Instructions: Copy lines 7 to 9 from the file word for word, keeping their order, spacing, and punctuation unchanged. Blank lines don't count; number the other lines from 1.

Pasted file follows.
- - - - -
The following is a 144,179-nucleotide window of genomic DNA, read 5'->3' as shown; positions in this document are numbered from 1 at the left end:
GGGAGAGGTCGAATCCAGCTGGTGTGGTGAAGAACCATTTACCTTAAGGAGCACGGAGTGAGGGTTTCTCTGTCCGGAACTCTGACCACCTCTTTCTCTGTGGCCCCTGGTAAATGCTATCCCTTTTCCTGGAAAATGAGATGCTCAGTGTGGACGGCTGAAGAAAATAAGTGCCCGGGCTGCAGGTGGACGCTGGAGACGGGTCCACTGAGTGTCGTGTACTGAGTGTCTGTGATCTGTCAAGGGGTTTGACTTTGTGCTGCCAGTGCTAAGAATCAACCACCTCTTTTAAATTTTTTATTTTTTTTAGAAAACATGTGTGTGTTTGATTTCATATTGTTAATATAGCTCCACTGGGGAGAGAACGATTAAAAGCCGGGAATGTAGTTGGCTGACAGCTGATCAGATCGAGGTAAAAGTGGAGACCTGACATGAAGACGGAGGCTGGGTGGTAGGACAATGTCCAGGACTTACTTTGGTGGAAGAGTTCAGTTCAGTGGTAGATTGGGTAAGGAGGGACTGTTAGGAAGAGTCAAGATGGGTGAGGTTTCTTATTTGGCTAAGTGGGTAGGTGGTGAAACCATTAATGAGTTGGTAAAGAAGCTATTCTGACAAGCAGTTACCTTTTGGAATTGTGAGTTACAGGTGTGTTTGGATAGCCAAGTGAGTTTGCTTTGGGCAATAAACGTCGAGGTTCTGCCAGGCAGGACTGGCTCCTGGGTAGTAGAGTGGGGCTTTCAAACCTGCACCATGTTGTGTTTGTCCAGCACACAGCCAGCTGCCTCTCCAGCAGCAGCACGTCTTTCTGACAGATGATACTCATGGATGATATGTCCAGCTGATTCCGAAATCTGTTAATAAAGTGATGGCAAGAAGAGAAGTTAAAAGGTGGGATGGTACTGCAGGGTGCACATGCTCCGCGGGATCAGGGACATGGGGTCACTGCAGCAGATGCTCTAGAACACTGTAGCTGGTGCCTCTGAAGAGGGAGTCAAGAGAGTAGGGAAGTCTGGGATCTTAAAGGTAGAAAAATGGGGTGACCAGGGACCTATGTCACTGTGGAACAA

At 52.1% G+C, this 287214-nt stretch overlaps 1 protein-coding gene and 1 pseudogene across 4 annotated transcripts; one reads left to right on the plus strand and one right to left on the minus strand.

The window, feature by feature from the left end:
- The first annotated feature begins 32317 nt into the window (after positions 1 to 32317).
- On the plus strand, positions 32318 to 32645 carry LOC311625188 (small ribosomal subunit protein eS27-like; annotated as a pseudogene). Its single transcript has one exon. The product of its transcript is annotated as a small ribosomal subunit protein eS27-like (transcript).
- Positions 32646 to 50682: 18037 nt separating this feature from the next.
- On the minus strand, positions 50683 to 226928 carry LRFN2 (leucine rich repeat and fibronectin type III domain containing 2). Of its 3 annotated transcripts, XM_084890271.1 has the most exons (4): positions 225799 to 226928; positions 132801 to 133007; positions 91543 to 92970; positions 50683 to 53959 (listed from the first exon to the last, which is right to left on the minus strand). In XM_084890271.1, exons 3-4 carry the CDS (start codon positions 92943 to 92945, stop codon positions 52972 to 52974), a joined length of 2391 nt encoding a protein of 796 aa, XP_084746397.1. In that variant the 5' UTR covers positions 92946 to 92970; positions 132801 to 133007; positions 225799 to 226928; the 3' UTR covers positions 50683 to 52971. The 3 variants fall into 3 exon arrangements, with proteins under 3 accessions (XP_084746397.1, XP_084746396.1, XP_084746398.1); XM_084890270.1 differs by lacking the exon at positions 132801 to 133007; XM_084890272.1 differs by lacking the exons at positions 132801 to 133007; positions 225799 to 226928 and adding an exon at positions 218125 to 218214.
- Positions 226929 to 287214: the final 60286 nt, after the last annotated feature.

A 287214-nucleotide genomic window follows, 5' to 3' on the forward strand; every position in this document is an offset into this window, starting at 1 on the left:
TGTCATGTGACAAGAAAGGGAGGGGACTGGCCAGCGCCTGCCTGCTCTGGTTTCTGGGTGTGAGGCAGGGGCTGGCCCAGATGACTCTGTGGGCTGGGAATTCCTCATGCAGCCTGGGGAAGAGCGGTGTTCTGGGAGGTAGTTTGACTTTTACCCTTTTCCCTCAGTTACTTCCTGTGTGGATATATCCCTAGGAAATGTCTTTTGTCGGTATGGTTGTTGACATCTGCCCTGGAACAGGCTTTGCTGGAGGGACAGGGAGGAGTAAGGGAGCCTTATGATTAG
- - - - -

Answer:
- Positions 32646 to 50682: 18037 nt separating this feature from the next.
- On the minus strand, positions 50683 to 226928 carry LRFN2 (leucine rich repeat and fibronectin type III domain containing 2). Of its 3 annotated transcripts, XM_084890271.1 has the most exons (4): positions 225799 to 226928; positions 132801 to 133007; positions 91543 to 92970; positions 50683 to 53959 (listed from the first exon to the last, which is right to left on the minus strand). In XM_084890271.1, exons 3-4 carry the CDS (start codon positions 92943 to 92945, stop codon positions 52972 to 52974), a joined length of 2391 nt encoding a protein of 796 aa, XP_084746397.1. In that variant the 5' UTR covers positions 92946 to 92970; positions 132801 to 133007; positions 225799 to 226928; the 3' UTR covers positions 50683 to 52971. The 3 variants fall into 3 exon arrangements, with proteins under 3 accessions (XP_084746397.1, XP_084746396.1, XP_084746398.1); XM_084890270.1 differs by lacking the exon at positions 132801 to 133007; XM_084890272.1 differs by lacking the exons at positions 132801 to 133007; positions 225799 to 226928 and adding an exon at positions 218125 to 218214.
- Positions 226929 to 287214: the final 60286 nt, after the last annotated feature.